From: William_J_G Overington (firstname.lastname@example.org)
Date: Sat Jun 05 2010 - 03:46:02 CDT
On Friday 4 June 2010, Mark Davis ☕ <email@example.com> wrote:
> You (or William Overington, for example) are free to define a range within that area for your specific use.
Well, as it happens I did make some Private Use Area allocations for hexadecimal digits back in 2002.
In fact, I implemented a set of 16 equal width glyphs 1..9 and A..F in my Quest text font, which font was the first font with a complete alphabet that I ever published.
I have added to the font at various times over the years, though nothing has been changed since 2008.
The font is available from the following web page.
The font has its own thread in the Gallery forum at the http://forum.high-logic.com webspace.
Also, the font is used for one of the graphic designs in the following collection.
The particular design being as follows, which design, as it happens, I remembered recently when looking through the emoji code chart.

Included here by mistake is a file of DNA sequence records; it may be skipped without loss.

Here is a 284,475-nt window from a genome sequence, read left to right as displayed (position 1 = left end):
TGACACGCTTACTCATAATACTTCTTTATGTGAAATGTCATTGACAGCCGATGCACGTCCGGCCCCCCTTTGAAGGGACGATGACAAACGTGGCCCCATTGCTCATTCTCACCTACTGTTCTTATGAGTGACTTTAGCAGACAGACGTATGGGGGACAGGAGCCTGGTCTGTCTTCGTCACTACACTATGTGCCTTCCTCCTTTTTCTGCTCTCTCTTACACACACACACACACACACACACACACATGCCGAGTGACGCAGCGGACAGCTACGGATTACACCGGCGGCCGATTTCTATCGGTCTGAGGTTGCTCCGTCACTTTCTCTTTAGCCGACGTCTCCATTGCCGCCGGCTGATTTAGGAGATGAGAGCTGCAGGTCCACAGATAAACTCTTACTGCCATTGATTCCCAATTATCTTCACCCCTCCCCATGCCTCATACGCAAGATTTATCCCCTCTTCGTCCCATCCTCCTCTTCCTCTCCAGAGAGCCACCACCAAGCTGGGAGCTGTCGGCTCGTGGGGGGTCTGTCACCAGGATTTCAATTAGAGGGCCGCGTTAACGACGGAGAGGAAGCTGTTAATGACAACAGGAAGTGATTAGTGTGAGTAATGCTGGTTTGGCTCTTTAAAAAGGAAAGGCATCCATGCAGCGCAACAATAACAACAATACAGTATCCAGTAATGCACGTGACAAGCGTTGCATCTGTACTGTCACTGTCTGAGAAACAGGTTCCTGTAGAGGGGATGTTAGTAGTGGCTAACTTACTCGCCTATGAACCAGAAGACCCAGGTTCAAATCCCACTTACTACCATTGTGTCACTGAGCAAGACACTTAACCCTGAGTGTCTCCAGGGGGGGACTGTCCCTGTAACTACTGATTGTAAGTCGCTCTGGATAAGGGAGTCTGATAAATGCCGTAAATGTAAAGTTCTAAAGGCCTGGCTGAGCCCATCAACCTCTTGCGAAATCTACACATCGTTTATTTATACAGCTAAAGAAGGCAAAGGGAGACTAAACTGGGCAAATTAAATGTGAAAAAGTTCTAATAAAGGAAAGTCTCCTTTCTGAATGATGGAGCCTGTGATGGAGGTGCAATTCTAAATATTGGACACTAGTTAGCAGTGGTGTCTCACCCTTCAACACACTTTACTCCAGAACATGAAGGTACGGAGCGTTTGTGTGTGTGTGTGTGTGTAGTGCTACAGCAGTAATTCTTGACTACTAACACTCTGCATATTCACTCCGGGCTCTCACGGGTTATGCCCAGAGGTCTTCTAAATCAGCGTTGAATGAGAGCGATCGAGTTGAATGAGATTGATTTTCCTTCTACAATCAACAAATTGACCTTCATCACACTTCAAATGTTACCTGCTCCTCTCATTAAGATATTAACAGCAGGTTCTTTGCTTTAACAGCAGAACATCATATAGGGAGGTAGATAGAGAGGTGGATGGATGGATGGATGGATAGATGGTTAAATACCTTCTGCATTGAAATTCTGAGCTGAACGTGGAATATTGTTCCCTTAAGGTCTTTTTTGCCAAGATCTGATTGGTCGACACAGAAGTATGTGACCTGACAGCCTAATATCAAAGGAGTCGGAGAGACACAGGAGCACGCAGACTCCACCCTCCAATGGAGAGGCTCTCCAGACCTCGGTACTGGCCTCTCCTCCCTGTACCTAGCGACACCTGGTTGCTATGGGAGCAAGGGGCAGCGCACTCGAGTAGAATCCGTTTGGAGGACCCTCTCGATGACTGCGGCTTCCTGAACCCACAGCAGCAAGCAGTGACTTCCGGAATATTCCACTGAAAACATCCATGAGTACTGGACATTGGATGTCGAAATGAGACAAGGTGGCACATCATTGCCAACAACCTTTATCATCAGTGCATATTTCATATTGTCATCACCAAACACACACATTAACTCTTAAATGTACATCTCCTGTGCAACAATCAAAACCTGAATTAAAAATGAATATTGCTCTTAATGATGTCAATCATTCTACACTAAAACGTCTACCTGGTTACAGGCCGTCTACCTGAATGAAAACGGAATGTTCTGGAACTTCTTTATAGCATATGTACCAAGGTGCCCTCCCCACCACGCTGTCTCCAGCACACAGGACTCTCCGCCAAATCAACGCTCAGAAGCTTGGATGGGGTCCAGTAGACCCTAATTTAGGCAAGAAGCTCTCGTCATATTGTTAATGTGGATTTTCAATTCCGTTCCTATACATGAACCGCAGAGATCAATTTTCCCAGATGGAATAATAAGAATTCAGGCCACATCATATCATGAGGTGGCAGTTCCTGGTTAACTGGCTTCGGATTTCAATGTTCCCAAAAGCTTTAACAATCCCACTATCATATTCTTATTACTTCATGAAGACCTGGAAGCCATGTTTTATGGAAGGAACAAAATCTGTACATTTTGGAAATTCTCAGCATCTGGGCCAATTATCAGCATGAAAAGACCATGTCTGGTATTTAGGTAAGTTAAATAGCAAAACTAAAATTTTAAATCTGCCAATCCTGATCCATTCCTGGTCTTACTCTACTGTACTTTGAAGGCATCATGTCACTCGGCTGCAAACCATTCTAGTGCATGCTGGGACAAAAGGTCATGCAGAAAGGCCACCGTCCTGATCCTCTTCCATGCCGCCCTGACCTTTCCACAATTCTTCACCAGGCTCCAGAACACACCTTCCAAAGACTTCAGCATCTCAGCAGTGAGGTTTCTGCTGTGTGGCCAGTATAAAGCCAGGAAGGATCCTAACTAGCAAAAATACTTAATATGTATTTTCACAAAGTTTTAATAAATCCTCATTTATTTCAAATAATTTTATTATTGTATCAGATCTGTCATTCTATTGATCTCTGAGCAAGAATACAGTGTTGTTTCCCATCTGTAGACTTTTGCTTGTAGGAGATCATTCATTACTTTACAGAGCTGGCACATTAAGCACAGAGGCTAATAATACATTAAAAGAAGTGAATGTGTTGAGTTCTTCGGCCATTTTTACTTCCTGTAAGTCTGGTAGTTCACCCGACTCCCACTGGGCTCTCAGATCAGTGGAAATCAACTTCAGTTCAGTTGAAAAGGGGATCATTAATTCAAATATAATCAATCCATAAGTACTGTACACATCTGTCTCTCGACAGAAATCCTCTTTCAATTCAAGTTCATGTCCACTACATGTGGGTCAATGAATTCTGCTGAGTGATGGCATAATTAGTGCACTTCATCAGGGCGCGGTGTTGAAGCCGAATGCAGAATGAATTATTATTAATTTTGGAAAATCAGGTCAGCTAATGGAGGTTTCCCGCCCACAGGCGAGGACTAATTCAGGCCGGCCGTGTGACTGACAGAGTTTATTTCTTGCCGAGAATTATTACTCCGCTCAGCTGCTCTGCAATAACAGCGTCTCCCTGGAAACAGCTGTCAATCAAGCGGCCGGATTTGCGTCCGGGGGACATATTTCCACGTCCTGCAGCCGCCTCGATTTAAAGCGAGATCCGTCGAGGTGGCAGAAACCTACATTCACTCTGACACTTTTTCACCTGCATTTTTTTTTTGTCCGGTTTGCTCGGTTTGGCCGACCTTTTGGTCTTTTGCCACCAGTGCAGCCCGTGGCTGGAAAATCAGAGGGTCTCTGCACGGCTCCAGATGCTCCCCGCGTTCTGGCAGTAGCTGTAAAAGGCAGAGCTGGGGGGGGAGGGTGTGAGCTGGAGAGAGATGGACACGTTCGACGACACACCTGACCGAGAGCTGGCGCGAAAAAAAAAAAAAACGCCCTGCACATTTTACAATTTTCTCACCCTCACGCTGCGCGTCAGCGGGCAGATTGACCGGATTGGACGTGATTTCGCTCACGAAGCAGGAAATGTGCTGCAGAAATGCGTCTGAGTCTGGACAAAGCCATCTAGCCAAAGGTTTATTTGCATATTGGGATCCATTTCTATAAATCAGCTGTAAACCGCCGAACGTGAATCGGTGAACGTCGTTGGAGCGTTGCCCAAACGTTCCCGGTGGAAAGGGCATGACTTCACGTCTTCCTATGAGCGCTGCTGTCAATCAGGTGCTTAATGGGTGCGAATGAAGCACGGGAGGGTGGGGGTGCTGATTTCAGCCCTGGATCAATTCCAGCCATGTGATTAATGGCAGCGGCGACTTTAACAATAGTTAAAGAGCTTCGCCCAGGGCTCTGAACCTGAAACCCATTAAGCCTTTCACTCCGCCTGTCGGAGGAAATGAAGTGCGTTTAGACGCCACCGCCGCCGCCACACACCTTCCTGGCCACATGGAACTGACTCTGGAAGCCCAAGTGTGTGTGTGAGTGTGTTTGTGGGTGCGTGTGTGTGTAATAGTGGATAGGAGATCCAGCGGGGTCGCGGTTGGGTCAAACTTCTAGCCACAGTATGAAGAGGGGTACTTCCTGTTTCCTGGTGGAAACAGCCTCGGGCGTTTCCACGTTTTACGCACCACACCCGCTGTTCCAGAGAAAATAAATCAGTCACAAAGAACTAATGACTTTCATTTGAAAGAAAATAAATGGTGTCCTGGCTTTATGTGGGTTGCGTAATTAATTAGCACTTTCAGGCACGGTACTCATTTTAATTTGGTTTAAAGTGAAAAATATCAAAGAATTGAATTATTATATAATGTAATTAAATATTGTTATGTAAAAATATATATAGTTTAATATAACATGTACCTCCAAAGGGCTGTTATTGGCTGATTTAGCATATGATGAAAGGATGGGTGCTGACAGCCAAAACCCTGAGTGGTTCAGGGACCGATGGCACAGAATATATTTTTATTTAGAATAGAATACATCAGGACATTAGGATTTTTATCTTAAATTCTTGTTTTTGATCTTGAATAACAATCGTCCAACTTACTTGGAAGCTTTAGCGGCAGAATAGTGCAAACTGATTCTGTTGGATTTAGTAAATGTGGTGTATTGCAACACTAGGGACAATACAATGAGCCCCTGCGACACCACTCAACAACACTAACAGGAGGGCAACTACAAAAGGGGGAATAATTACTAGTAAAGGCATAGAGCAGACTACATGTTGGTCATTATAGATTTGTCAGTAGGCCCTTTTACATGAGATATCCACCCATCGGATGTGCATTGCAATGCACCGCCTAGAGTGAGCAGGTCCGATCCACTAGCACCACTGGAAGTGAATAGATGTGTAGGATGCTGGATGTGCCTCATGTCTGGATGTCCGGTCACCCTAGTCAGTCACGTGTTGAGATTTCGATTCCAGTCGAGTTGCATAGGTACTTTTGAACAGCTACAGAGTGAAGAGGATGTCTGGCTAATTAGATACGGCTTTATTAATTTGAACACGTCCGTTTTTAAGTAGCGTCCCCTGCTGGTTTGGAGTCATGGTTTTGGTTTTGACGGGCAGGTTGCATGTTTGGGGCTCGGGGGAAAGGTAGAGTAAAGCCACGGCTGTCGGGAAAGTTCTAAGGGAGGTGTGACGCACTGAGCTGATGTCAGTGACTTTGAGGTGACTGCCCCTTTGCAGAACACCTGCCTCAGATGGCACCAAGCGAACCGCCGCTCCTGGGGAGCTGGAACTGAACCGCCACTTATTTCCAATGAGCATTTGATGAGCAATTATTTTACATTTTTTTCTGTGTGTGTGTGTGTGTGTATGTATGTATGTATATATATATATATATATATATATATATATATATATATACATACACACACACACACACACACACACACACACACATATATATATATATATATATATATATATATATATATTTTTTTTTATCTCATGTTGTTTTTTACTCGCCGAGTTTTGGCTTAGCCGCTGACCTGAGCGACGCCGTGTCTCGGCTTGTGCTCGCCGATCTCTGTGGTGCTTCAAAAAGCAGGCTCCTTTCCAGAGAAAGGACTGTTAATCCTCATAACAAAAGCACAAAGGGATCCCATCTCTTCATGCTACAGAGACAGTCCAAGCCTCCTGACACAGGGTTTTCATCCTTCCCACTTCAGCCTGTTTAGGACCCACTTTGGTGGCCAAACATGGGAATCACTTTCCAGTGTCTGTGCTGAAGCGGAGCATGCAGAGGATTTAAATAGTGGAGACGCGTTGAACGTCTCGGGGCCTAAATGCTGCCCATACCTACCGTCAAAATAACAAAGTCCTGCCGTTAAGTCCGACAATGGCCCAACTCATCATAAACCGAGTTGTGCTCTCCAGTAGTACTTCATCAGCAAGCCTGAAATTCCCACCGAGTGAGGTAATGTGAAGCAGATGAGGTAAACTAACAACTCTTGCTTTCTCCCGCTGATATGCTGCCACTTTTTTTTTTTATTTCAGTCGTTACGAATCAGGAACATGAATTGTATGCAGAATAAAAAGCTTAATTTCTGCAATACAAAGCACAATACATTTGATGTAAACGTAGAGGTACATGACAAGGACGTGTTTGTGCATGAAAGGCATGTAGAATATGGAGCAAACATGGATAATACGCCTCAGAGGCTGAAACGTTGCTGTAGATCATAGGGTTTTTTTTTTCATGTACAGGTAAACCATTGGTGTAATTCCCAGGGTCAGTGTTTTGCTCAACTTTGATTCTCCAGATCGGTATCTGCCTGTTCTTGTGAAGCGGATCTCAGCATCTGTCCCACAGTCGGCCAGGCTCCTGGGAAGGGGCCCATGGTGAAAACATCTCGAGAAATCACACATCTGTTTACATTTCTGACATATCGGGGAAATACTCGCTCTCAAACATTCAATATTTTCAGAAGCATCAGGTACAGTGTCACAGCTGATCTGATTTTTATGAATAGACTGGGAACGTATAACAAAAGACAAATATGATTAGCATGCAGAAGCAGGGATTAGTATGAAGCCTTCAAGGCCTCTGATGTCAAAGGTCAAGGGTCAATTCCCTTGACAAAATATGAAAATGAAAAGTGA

It is worth mentioning that no Private Use Area code point allocations are binding on anyone else and that just because one person uses a particular Private Use Area allocation for some purpose that usage does not mean that nobody else will use that code point allocation for something else.
However, within those limits, the Private Use Area can be useful for many purposes. For example, I have recently been using the Private Use Area for adding some alternate glyphs to a font and I am pleased with the results.
The font is Sonnet Calligraphic and is still under development, yet the font is available from its own thread in the Gallery forum of the http://forum.high-logic.com webspace.
What I like about the font is that good results can be achieved using the font with Microsoft WordPad, which is widely available.
5 June 1020
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